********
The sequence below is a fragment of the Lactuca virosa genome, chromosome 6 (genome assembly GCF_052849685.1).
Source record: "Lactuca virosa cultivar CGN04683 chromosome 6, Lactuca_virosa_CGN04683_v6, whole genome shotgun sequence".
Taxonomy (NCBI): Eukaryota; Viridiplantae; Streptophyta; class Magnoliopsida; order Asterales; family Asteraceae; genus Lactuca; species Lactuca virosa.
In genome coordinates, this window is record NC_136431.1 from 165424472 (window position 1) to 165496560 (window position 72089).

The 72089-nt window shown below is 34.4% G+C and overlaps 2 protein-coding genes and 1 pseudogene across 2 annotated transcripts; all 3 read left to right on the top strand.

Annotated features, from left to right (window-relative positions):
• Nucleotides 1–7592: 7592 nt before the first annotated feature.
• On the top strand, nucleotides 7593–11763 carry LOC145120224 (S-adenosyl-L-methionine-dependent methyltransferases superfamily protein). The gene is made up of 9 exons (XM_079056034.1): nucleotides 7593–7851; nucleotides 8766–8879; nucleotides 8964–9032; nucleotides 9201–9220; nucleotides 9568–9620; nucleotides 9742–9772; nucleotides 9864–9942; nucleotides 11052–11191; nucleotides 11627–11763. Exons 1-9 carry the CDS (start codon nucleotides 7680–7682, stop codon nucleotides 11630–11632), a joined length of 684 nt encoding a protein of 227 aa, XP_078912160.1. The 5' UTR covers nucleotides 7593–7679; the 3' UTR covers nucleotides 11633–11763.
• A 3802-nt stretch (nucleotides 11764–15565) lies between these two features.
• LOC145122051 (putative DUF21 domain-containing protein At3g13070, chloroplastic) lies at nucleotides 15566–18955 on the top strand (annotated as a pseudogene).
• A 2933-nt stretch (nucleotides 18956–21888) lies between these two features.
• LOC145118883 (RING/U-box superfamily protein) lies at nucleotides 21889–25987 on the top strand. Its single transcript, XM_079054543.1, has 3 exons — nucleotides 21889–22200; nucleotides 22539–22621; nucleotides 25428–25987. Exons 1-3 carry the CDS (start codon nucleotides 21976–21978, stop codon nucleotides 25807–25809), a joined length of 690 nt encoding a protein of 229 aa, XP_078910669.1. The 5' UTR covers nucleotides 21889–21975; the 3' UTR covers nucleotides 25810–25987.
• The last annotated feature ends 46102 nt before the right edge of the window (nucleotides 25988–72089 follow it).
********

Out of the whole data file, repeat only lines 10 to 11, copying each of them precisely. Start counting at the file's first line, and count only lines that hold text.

• LOC145122051 (putative DUF21 domain-containing protein At3g13070, chloroplastic) lies at nucleotides 15566–18955 on the top strand (annotated as a pseudogene).
• A 2933-nt stretch (nucleotides 18956–21888) lies between these two features.